A learning trajectory for developing computational thinking and programming This research study identifies the relationship between students’ prior experiences with programming and their development of computational thinking and programming during their first year engineering experience. Many first year programs teach students basic programming constructs using languages like MATLAB or LABView. The reason for this is because the disciplinary schools expect students to transform the constitutive properties that model a system’s behavior into a computer model they can use to analyze a system’s performance. Some undergraduate engineering students are entering college with strong computational backgrounds, while others are not. Peer learning has been used to accommodate the variance is skills between students; however, more needs to be known about the opportunities and issues with helping students develop these skills. This study is the first in a series to better identify students’ transition into developing and reasoning with analytical tools. The initial conjecture is that well balanced teams of novice and expert programmers can have a positive effect on the novice programmer’s development. Further the learning progression across two programming languages is critical to developing a student’s ability to generalize across various computational tools. Self-report background survey, students’ performance on academic assessments and an end of semester exit survey are being analyzed to identify a pattern in the development of novice programmers’ ability to design algorithms and implement them in code. This paper will be of interest to instructors with the objective of developing computational thinking and programming in classrooms with a large variance in students’ backgrounds with programming.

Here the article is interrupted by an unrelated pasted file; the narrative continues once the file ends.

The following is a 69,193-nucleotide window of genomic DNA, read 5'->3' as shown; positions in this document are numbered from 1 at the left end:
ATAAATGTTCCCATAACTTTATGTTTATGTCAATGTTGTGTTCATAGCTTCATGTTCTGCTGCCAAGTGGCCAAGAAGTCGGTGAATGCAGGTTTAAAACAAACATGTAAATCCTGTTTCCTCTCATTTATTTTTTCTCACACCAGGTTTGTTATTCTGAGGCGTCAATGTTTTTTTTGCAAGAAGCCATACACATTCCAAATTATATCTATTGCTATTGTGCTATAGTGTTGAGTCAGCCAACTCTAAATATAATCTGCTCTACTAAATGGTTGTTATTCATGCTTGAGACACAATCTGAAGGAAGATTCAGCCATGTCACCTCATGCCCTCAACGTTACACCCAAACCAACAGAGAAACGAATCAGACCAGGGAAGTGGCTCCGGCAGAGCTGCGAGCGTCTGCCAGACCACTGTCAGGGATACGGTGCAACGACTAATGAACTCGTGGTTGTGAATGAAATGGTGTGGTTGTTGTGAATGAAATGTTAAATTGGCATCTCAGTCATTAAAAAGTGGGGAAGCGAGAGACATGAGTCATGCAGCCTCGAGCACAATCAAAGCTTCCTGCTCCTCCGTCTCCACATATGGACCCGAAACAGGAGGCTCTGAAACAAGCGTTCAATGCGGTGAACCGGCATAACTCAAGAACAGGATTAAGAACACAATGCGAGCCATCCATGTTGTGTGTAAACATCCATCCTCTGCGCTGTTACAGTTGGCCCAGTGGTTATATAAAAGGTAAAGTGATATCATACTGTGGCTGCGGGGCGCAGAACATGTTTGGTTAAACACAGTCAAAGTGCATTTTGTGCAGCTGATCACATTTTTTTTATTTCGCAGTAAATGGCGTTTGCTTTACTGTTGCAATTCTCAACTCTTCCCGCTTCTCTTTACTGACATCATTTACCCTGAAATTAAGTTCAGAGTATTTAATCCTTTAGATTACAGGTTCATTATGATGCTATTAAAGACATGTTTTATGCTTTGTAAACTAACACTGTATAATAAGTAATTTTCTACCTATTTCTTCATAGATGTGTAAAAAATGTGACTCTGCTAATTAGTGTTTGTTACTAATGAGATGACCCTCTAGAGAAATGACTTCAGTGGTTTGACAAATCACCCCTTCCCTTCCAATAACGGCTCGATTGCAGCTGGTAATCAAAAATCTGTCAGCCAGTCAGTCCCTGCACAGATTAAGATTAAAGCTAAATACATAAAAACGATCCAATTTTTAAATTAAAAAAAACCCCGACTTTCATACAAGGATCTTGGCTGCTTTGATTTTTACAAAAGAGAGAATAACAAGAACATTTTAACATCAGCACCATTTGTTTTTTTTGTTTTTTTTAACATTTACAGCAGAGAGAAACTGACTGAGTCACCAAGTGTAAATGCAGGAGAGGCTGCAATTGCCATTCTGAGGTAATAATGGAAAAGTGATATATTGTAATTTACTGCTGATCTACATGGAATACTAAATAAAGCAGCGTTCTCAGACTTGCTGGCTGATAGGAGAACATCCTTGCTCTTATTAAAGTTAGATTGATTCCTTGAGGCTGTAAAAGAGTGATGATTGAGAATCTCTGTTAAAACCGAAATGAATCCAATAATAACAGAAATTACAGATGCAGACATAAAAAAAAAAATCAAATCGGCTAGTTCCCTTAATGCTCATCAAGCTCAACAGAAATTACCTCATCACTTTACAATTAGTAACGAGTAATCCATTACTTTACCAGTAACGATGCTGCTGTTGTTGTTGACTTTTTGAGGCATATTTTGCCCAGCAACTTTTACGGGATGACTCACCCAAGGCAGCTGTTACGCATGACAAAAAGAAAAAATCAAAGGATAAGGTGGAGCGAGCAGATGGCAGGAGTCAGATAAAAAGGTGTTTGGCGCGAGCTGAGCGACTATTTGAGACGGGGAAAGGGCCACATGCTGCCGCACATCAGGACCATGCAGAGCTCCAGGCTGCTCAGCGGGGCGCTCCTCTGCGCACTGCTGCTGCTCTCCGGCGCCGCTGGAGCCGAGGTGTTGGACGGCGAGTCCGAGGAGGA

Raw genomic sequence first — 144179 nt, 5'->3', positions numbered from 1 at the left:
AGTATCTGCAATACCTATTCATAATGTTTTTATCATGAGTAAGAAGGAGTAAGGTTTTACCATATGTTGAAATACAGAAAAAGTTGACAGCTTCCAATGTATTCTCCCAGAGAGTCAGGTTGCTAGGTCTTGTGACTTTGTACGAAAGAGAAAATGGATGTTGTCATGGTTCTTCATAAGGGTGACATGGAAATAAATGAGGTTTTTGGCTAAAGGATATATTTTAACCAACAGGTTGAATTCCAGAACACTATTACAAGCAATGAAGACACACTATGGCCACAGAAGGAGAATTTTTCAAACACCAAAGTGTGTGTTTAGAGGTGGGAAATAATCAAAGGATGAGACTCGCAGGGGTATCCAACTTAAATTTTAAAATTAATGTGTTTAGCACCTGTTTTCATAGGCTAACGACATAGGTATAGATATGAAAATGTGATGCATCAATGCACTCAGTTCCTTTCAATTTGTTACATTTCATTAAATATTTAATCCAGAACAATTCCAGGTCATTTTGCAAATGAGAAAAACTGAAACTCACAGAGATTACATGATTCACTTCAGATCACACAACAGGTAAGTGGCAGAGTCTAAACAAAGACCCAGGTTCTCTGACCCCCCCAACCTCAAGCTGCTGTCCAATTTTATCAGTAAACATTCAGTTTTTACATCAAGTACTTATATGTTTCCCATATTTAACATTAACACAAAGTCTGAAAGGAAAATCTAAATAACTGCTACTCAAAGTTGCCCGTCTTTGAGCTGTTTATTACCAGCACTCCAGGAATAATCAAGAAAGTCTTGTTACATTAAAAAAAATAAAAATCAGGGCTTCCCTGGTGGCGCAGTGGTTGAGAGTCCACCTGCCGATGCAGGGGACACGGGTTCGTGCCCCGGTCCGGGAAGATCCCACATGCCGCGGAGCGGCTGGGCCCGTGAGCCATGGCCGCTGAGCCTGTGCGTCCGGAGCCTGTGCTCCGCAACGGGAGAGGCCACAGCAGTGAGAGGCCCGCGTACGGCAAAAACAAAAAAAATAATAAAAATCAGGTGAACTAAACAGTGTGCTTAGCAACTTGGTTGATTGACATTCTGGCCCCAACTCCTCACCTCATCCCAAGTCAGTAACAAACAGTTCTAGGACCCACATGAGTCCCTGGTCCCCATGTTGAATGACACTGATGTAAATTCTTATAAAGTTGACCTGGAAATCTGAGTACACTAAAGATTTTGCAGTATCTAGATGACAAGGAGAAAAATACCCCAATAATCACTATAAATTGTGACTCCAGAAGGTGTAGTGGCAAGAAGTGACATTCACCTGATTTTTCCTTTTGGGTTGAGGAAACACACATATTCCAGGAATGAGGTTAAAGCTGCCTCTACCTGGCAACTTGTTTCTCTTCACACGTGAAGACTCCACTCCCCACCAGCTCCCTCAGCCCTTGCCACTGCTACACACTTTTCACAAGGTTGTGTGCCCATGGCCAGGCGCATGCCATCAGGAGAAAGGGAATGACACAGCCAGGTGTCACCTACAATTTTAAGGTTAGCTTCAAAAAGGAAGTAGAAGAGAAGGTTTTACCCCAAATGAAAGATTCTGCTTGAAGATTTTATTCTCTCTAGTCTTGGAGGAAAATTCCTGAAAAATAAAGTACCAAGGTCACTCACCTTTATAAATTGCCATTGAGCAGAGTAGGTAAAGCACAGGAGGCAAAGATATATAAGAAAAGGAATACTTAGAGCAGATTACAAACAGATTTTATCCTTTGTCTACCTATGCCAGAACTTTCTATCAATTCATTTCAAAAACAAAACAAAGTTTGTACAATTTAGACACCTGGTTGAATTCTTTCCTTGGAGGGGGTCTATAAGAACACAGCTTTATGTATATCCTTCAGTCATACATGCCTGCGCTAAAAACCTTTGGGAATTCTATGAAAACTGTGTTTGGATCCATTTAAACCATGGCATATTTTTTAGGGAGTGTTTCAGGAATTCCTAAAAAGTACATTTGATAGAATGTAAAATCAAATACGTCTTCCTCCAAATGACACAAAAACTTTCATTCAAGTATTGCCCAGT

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Permanent URL: https://peer.asee.org/27472


Engineering Education, Computational thinking, Programming constructs, Programming languages

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Brophy, S. P., & Lowe, T. A. (2017, June), A Learning Trajectory for Developing Computational Thinking and Programming Paper presented at 2017 ASEE Annual Conference & Exposition, Columbus, Ohio. https://peer.asee.org/27472